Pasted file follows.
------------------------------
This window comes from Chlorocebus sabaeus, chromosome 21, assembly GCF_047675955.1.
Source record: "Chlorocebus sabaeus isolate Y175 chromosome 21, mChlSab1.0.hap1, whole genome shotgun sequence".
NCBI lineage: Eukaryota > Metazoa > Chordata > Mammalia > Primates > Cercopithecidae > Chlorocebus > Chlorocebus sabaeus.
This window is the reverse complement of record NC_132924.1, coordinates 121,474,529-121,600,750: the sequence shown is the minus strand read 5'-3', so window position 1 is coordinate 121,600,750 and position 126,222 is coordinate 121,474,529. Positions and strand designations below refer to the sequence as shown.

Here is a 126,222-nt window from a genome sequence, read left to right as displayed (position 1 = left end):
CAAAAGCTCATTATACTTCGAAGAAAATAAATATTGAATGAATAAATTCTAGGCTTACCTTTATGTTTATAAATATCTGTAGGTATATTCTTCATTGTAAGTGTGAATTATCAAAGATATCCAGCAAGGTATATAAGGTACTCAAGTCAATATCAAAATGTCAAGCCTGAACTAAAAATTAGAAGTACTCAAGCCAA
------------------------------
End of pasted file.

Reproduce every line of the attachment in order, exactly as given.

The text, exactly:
This window comes from Chlorocebus sabaeus, chromosome 21, assembly GCF_047675955.1.
Source record: "Chlorocebus sabaeus isolate Y175 chromosome 21, mChlSab1.0.hap1, whole genome shotgun sequence".
NCBI lineage: Eukaryota > Metazoa > Chordata > Mammalia > Primates > Cercopithecidae > Chlorocebus > Chlorocebus sabaeus.
This window is the reverse complement of record NC_132924.1, coordinates 121,474,529-121,600,750: the sequence shown is the minus strand read 5'-3', so window position 1 is coordinate 121,600,750 and position 126,222 is coordinate 121,474,529. Positions and strand designations below refer to the sequence as shown.

Here is a 126,222-nt window from a genome sequence, read left to right as displayed (position 1 = left end):
CAAAAGCTCATTATACTTCGAAGAAAATAAATATTGAATGAATAAATTCTAGGCTTACCTTTATGTTTATAAATATCTGTAGGTATATTCTTCATTGTAAGTGTGAATTATCAAAGATATCCAGCAAGGTATATAAGGTACTCAAGTCAATATCAAAATGTCAAGCCTGAACTAAAAATTAGAAGTACTCAAGCCAA